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Tuesday, August 19, 2008, 07:00 am PT (10:00 am ET)

Apple's secret "Back to My Mac" push behind IPv6


Why Apple can push IPv6

So far, the adoption of IPv6 has appeared to directly offer users too little to warrant much investment. You can currently search Google via IPv6, or stream video, or access USENET newsgroups, but users won't see any real advantage to do that using IPv6. Without any demand for IPv6, the only reason to upgrade or build out support for it is for bragging rights or progressive humanitarianism.

The China Next Generation Internet initiative spent billions to built out an IPv6 backbone in time for the Olympics. The US government recently announced that 26 agencies met a 2005 mandate to support IPv6 traffic over their networks. Other groups provide access to free content over IPv6 in hopes of spurring adoption. Those efforts haven't done much to actually get a sizable proportion of Internet traffic on IPv6. A recent study reported by Arbor Networks Security found only 0.002% of all Internet traffic used IPv6, and that just 0.4% of the Alexa Top 500 sites use IPv6.

While Apple can't single-handedly transfer the Internet to IPv6, it can provide killer apps that will drive adoption among consumers. That kind of thing is right up Apple's Infinite Loop alley. The company pushed for adoption of the MPEG AAC codec with iTunes and the iPod, upgrading the world from MP3 while preventing the world's music from being locked up in Sony's ATRAC or Microsoft's Windows Media DRM. Most other music players now support AAC as well.

Apple then got behind H.264 video and started pushing hard, even while file traders complained that Apple should just stick with the well known old variants of H.263 codecs used by DIVX and others, or use the proprietary codecs used by Windows Media Video and Adobe Flash. The success of iTunes helped push even Adobe's Flash to H.264, and convinced Google and the BBC to serve their video content to iPhones using standard MPEG H.264 rather than Flash or Windows Media.

Apple, MobileMe, Back to My Mac, and IPv6

Apple's relatively small but high-impact market power has pushed a number of other open standards. So how can Apple push IPv6? One killer app for IPv6 is already being sold: Back to My Mac (BTMM ) works by tunneling IPv6 traffic between machines over the IPv4 Internet using IPSec.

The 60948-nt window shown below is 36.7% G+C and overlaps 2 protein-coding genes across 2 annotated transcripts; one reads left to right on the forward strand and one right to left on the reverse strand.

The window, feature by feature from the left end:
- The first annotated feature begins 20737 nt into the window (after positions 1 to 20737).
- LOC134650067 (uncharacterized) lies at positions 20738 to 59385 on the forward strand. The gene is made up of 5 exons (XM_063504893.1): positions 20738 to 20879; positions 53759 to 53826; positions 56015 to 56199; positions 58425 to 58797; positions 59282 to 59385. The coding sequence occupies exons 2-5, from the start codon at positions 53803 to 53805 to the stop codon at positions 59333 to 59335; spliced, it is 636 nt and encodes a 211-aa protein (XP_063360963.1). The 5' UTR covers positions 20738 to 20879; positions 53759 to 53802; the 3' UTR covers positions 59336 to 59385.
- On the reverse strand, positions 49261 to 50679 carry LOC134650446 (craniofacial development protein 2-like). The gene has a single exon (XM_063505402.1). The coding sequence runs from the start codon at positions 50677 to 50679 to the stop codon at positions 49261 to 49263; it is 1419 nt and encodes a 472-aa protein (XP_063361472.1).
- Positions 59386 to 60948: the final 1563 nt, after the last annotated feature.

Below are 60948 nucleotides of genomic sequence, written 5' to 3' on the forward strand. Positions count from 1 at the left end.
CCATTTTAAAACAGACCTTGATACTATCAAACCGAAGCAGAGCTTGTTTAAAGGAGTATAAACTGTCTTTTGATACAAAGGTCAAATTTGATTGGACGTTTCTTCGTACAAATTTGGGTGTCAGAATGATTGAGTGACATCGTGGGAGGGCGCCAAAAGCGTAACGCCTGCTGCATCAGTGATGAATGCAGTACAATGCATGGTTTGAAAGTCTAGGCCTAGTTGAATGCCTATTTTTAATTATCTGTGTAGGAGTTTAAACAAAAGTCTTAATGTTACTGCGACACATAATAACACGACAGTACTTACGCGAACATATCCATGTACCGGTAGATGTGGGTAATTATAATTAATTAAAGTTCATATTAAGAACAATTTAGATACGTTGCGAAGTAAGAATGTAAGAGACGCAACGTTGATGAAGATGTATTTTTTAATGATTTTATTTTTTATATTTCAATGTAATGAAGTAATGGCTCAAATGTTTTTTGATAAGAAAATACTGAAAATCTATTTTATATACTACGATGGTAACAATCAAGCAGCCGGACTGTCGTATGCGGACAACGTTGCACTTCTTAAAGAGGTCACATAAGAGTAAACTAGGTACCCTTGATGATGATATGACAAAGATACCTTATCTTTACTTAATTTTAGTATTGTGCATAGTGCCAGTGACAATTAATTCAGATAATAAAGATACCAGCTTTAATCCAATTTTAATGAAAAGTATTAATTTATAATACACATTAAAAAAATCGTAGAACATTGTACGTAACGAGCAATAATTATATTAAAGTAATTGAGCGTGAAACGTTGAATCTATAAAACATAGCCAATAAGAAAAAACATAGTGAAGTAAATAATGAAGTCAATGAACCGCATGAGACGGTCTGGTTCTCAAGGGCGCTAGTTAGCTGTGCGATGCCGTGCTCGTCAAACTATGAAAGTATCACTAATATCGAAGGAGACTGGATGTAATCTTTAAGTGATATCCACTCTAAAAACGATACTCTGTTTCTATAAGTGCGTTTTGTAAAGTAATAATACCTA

This enables users on systems registered with MobileMe to find services on their other systems from anywhere on the Internet, and then initiate a secure connection between them that works as a Virtual Private Network (VPN), with all traffic being transmitted through an encrypted tunnel that pierces through the permissive Internet. Why Apple isn't advertising this service better is a bit of a mystery. Linux and Vista don't do this, and Google can't offer it as a free service.

In order for BTMM to work, subscribers need to have a compatible router that supports either the convoluted "Universal Plug & Play," or NAT-PMP (NAT Port Mapping Protocol), a system Apple developed and released as an open standard. Apple also sells popular AirPort WiFi routers that support it.

iPv6


IPv6 for MobileMe web apps

A subsequent way Apple could push IPv6 would be to deliver and promote MobileMe's web apps as an IPv6 service. Apple's been getting plenty of criticism for failing to encrypt users' data between its client web apps and the cloud, a notable omission given that it encrypts data between the desktop and the cloud, and between push updates to the iPhone and iPod touch. Why aren't MobileMe's web apps using encryption? Apple hasn't said.

By promoting MobileMe as an IPv6-savvy service, Apple could not only advertise (and deliver!) IPSec security for web apps users, but also have an additional reason to recommend its own AirPort routers which support IPv6 traffic and tunneling through an IPv4 Internet Service Provider. It would also cast an additional halo around Apple's pioneering technology efforts. Add an IPv6 icon to Safari that lights up when you visit an IPv6 site, and Apple would end up with another marketable feature for promoting IPv6 to consumers.

Nobody else sells routers, online services, and desktop computers together, giving Apple a unique opportunity to promote IPv6 in a way that not only benefits the company and users, but would also help nudge the industry toward IPv6 compliance and adoption in the same way that it has corralled the industry's cats into an orderly herd behind H.264 and AAC. It would also help silence the incessant complaints that suggest Apple is indifferent about security or is somehow unable to deliver secure products.